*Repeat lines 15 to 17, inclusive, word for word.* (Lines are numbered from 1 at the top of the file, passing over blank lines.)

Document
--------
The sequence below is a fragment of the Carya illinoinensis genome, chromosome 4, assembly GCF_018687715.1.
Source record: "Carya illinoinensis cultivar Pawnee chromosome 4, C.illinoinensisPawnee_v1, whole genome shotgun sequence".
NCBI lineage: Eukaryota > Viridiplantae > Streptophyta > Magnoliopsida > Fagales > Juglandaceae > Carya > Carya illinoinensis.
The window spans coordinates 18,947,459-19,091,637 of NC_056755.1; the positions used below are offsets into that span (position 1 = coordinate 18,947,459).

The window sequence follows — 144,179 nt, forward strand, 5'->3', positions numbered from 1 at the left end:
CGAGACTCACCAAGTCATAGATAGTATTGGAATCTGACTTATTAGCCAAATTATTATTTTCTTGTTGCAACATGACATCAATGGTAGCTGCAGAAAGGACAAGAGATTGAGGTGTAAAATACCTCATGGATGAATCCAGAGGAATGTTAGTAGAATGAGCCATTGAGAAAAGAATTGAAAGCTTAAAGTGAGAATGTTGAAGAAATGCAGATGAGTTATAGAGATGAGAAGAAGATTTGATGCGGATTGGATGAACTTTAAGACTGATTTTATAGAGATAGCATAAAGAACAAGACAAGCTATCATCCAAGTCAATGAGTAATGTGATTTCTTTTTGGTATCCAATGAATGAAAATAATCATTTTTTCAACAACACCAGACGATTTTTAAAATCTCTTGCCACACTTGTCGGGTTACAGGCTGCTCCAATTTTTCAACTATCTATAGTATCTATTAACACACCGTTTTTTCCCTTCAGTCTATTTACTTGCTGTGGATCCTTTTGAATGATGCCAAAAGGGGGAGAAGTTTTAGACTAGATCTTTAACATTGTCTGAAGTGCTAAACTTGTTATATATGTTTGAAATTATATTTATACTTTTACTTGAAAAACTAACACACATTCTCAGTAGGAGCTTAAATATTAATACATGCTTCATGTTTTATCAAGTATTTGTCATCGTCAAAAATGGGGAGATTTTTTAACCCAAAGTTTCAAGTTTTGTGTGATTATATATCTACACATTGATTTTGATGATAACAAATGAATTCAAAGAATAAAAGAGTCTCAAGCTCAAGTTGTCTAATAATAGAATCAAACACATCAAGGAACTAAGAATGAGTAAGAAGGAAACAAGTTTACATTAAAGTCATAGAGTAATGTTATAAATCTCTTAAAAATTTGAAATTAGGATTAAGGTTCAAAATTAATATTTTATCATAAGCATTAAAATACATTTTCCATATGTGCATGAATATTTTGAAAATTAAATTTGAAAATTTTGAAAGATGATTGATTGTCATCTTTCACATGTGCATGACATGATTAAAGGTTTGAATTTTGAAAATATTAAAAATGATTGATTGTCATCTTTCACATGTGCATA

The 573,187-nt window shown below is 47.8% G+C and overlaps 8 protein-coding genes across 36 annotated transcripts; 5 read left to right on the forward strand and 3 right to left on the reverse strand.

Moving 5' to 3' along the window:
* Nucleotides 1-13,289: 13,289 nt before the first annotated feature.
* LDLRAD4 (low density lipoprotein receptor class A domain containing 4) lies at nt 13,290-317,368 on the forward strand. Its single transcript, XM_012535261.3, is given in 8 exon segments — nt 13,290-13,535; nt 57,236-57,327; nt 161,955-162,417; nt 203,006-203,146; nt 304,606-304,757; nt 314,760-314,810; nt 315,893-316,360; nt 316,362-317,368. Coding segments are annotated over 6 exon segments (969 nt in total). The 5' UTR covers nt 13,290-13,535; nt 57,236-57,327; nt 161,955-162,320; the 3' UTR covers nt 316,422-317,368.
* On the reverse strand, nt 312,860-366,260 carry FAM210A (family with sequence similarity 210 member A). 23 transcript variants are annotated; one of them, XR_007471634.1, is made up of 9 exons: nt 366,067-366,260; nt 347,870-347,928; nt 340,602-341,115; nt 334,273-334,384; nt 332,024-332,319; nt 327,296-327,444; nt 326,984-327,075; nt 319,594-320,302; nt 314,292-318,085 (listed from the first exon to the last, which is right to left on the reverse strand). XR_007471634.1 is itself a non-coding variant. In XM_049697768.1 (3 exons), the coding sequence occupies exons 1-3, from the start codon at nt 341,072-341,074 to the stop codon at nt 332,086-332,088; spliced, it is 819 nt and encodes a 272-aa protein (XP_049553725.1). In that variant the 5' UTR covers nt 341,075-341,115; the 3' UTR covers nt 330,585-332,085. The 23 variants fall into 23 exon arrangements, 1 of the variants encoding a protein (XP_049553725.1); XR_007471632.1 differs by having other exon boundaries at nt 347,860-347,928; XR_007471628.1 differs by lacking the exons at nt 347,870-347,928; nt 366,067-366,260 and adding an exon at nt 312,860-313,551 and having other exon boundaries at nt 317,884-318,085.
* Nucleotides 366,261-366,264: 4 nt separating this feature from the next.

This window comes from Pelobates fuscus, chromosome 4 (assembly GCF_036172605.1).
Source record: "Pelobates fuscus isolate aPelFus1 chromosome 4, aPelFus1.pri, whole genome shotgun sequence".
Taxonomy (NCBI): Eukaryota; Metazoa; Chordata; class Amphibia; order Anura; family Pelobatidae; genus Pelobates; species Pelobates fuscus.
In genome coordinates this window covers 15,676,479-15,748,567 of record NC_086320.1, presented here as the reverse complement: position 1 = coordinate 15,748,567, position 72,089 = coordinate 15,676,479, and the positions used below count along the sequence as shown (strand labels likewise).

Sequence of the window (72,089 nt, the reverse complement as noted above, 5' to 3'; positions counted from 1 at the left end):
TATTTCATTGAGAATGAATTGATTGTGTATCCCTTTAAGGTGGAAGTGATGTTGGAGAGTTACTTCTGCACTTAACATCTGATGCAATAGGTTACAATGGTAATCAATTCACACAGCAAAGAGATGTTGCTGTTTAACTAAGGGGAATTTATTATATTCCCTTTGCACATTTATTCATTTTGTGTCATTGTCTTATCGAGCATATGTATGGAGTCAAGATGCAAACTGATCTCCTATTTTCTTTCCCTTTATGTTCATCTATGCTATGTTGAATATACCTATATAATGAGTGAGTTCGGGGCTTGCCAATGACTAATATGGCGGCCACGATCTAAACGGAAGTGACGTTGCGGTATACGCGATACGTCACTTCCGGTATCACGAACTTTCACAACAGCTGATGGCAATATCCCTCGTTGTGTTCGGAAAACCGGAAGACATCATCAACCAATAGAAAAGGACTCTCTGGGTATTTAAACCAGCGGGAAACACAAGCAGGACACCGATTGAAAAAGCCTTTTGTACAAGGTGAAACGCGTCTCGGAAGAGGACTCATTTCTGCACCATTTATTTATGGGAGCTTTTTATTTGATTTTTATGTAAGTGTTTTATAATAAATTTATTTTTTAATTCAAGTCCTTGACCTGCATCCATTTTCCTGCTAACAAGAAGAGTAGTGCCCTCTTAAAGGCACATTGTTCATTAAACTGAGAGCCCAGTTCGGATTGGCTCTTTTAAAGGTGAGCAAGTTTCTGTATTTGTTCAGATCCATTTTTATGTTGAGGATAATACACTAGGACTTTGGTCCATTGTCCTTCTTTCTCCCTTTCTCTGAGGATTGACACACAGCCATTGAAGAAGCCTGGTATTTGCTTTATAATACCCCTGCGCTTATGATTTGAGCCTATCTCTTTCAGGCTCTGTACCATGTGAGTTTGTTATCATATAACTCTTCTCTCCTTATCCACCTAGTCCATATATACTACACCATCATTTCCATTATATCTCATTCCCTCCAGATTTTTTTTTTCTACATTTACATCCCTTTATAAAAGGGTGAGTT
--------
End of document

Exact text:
Taxonomy (NCBI): Eukaryota; Metazoa; Chordata; class Amphibia; order Anura; family Pelobatidae; genus Pelobates; species Pelobates fuscus.
In genome coordinates this window covers 15,676,479-15,748,567 of record NC_086320.1, presented here as the reverse complement: position 1 = coordinate 15,748,567, position 72,089 = coordinate 15,676,479, and the positions used below count along the sequence as shown (strand labels likewise).

Sequence of the window (72,089 nt, the reverse complement as noted above, 5' to 3'; positions counted from 1 at the left end):